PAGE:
Let me now provide some details on our sales results for the second quarter. Our dental sales for the second quarter of 2009 were $625.8 million and that was a decline of 5.1%, consisting of a 1.5% decline related to foreign currency exchange and a 3.6 decline in local currencies. Internally generated sales decreased 6%, while acquisition growth was 2.4%.

When we look at our consumable merchandise sales, they increased 1.3% in local currency including a 1.7% decline in internal sales and 3% growth due to acquisition. Our dental equipment sales were down 17.5%, compared with the prior year in local currencies.

We believe our dental equipment sales were impacted by three primary factors during the quarter. First, we launched E4D late in the 2008 first quarter, so late in last year's first quarter. So during the second quarter of last year we were filling some pent-up demand. Second, the overall economy was still relatively strong during 2008 second quarter and we had dental equipment growth last year of more than 12% making for a tough comparison. And third, we believe that market conditions for equipment in the second quarter continue to be challenging.

With respect to medical sales, there were $350.9 million in the second quarter, an increase of 8%. Internally generated sales increased 6.7% and our acquisition growth was 1.3%. Of the 6.7% internal sales growth, approximately 3% was due to products related to the H1N1 virus and the balance of growth was due to strong sales primarily of consumable products. On an overall basis, we believe that we gained market share in the medical arena even excluding the incremental sales related to H1N1 virus.

Sales to our veterinary customers, which represent about 18% of our second quarter medical group sales, were up approximately 8.2% in local currencies. All of that was internally generated.

Turning to our international group, sales for the second quarter of 2009 were $591.8 million, which was down 3.8% compared with the prior year. This consisted of a 17.2% decline related to foreign currency exchange and a 13.4% growth in local currencies. Our internally generated sales of local currencies increased 4.1% while acquisition growth was 9.3% primarily due to the acquisitions of Noviko, DNA Anthos and Medka.

We're very pleased to report solid sales growth in local currencies in most of our major marks internationally. Technology and value-added sales services for the quarter was $42.6 million and were 3.5% ahead of Q2 2008. And that consists of a 3.8% decline related to foreign currency and 7.3% growth in local currencies, all of which was internally generated.

During the second quarter, we continue to see strong growth in our electronic services business.

If we now take a brief look at some of the highlights of our balance sheet and cash flow, operating cash flow for the quarter was $106.7 million compared with $125.3 million in the prior year second quarter. We expect to achieve operating cash flow for the year in excess of our net income, which is one of our key goals. Our accounts receivable days sales outstanding from continuing operations was relatively unchanged in the second quarter at 39.7 days compared with 39.6 days for last year's second quarter.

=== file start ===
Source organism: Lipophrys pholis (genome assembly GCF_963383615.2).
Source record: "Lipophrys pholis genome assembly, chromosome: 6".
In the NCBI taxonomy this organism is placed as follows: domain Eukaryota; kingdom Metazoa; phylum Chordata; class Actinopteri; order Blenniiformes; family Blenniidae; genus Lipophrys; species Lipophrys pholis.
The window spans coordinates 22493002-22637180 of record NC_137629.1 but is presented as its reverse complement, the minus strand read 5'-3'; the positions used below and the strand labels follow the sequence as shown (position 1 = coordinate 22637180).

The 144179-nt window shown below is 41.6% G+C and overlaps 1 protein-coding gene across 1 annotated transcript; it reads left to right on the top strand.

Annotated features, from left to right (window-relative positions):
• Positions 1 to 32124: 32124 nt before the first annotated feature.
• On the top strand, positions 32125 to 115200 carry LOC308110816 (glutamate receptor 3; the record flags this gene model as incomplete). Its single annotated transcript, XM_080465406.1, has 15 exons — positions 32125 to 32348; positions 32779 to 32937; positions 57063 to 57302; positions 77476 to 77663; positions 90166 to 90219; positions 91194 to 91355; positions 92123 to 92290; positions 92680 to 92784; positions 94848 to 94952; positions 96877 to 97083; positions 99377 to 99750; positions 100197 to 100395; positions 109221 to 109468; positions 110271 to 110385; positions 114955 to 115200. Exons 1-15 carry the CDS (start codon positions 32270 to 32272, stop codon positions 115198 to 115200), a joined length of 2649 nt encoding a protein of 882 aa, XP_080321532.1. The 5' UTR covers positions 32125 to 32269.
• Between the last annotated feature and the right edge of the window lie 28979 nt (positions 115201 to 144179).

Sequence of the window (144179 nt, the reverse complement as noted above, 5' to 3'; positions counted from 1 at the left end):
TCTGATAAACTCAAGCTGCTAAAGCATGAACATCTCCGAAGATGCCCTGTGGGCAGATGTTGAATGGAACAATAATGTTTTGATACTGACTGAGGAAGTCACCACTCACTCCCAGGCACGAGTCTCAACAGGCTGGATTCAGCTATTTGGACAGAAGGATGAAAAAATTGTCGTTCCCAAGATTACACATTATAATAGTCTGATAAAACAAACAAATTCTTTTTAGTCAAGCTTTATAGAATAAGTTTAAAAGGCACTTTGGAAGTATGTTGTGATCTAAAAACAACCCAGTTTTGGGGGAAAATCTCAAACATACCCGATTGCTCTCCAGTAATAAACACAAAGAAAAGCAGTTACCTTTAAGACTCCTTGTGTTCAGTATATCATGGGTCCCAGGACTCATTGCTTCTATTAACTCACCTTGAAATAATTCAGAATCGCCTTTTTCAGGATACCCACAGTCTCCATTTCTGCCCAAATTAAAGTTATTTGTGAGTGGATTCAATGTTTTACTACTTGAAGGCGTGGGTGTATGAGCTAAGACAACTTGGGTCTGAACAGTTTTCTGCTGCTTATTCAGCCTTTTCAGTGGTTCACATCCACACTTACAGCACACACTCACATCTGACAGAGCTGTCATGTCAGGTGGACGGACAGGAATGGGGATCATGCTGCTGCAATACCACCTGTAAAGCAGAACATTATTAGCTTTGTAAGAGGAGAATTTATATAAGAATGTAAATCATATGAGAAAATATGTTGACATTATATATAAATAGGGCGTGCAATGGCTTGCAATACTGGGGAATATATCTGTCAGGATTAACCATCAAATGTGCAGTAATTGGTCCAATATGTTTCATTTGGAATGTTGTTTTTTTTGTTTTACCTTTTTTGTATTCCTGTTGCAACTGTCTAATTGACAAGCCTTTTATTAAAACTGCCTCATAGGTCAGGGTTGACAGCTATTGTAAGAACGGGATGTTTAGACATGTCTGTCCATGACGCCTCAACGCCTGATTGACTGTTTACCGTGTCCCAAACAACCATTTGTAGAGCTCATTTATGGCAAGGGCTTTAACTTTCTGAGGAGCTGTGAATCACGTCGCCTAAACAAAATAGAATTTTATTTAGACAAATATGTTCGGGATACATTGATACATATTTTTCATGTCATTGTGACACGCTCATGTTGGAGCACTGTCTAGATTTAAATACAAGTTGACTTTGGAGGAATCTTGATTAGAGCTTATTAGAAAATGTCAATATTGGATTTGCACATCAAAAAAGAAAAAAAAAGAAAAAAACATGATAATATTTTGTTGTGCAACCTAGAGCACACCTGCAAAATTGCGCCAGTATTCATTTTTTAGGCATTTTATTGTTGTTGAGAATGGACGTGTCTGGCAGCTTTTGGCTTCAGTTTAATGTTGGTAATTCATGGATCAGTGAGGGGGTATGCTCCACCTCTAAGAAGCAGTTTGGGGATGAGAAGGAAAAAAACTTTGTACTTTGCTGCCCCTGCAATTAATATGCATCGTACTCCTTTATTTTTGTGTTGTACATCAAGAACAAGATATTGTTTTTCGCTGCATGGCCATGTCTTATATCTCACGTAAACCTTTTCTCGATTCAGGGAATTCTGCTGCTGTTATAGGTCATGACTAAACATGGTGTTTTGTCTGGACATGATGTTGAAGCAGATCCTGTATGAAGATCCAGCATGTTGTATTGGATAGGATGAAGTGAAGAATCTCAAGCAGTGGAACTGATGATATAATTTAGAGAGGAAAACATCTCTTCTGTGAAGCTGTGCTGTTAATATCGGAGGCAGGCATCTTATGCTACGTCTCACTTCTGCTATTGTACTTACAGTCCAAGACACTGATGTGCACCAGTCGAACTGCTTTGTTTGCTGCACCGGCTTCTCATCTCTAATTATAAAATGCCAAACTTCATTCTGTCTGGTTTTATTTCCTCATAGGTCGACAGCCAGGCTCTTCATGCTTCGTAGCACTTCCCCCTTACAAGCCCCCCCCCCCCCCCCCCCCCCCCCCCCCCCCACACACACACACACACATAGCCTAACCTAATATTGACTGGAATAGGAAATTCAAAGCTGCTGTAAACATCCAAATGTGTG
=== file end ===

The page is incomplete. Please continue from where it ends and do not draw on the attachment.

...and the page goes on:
Our inventory turns from continuing operations for the current quarter was 6.1 turns and that compared to 6.7 turns in last year's second quarter.

Let me conclude my remarks by affirming our 2009 financial guidance as follows. Our 2009 diluted EPS attributable to Henry Schein is expected to be in the range of $3.11 to $3.26. That represents a growth of 7% to 12% compared with our restated 2008 results. This guidance excludes the charges related to the Lehman Brothers bankruptcy as well as restructuring costs, and our 2008 adjusted EPS of $2.96 was restated for FASB Staff Position APB 14-1, which requires the recognition of non-cash interest expense related to our convertible debt. The EPS impact of that change for the full year 2008 was $0.04, and therefore, our restated 2008 EPS is $2.92.

Our 2009 guidance also excludes effects of the restructuring costs that was occurred in the first quarter of 2009. And also, as always our 2009 guidance is for continuing operations including completed or previously announced acquisitions, but does not include the impact of any potential future acquisitions.

Let me now turn the call back to Stanley.

Stanley Bergman

Thank you, Steven. Before I review some of the highlights of each of our four business groups, I would like to share with you thoughts on our national sales meetings. Our annual U.S. national sales meetings strengthen supplier partnership and our sales team's ability to help our customers operate more efficient practices, while providing quality care to patients. In July, we held the largest of these meetings, which is our national dental sales meeting. And in June, we held our medical national sales meeting.

In addition to these two, we held our special markets meeting earlier this year and we will hold our animal health meeting in the fall. These four meetings include more than 2,400 team Schein members and nearly 500 supplier partners' participants. In an involved and intensive series of hands-on educational and training sessions designed to ensure that Henry Schein sales force remained the most knowledgeable and best equipped in each of the markets that Henry Schein serves.

These annual meetings underscore the importance of partnership to our company's continued success. In the training sessions, there is significant opportunity for our team to share perspectives on best practices from the territories with their colleagues. Additionally, stronger bonds are forged with strategic suppliers as they have the chance for demonstrate their products' features of benefits directly to our sales force.